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  1. ITV Report

Family say 'begging' charities not to blame for Olive Cooke's death

The family of one of Britain's oldest poppy-sellers has defended the charities which repeatedly contacted her asking for donations, saying they were not to blame for her death.

Dedicated Royal British Legion supporter and charity fundraiser Olive Cooke, aged 92, was found dead in Avon Gorge in Bristol two days before the anniversary of VE Day.

Olive Cooke died two days before VE Day Credit: SWNS

She received hundreds of so-called "begging letters" every month - but her family has revealed she left behind a suicide note which refuted claims she had been overwhelmed by the constant hounding.

Her granddaughter, 37-year-old nurse Jessica Dunne, said the "beautiful" note had outlined reasons including depression and issues around being elderly.

She said while the letters were intrusive and a nuisance, they played no part in her grandmother's decision.

Nan would have wanted the work of charities to be promoted. She believed that charities are the backbone to our communities, that they can be the scaffolding for us in our times of crisis. She believed that charities give us support, hope and courage when we need it the most.

– Jessica Dunne, granddaughter
Mrs Cooke dedicated 76 years of her life to selling poppies Credit: ITV News

I think that the amount of contact from charities was starting to escalate and get slightly out of control, and the phone calls were beginning to get intrusive, but there is no blame or suggestion that this was a reason for her death.

She had decided which charities she wanted to give to. She had her favourites and was not bumbling along and letting them grow and grow. She was very on-the-ball with money and gave to charities because she wanted to and could afford to - it was a passion.

– Jessica Dunne, granddaughter

Mrs Cooke was widowed by the Second World War aged just 21, five years after she began selling poppies.

At that point, she threw herself into charity work, and could be found standing in the door of Bristol Cathedral each year in the countdown to Remembrance Day raising money for the cause.

She would also visit other elderly people who were unable to leave their homes and were suffering from loneliness.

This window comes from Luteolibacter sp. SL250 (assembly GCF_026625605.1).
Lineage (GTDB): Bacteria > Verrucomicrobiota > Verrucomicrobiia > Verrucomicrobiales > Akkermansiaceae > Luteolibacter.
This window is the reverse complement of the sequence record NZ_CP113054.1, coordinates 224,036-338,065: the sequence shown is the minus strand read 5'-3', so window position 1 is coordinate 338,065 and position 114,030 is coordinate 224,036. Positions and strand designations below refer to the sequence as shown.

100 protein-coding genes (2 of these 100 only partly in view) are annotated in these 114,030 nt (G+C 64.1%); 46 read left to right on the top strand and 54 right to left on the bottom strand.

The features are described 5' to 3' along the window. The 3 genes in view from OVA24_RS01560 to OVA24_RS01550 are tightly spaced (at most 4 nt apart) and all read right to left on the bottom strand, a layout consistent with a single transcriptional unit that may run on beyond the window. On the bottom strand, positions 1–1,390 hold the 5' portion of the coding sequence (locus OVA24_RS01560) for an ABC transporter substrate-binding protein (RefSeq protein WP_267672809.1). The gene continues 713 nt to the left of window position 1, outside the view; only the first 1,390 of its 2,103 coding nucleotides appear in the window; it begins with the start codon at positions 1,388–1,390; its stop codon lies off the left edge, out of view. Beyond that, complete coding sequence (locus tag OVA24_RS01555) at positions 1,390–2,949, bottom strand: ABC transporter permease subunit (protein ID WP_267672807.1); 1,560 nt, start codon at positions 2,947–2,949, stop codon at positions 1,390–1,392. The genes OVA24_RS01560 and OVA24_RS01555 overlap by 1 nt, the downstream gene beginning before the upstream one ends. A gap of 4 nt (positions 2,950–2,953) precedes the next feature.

Her family now hope to set up a special fund in her name.

ive and her first husband Leslie, who was killed in the Second World War Credit: Olive Cooke

Meanwhile, Mrs Cooke's MP Kerry McCarthy has promised to speak to the Charities Commission about the barrage of letters she received, and the Institute of Fundraising Standards Committee said it will review the case to see whether any guidelines were breached.

Nan was not a victim. She did suffer with depression, but on the whole she was a happy soul. She was a brave and courageous woman throughout life, and courageous when deciding to end her life.

The reasons were mainly to do with health issues and lack of sleep, nothing to do with the charities. There was a headline that upset me, that she was 'killed by kindness' - it was not that at all.

The contact from charities does need looking at, and obviously with the methods of fundraising there are issues that need to be addressed and are being addressed now, which has got to be a good thing.

But their work should still be praised and they do such a great job. The contact from all the charities was a nuisance, but was not a causative factor in my nan's death.

– Jessica Dunne, granddaughter

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If you are in distress or need some support, the Samaritans are available 24 hours a day on 08457 90 90 90 or visit their website.

For those in the Republic of Ireland, the number is 1850 60 90 90.

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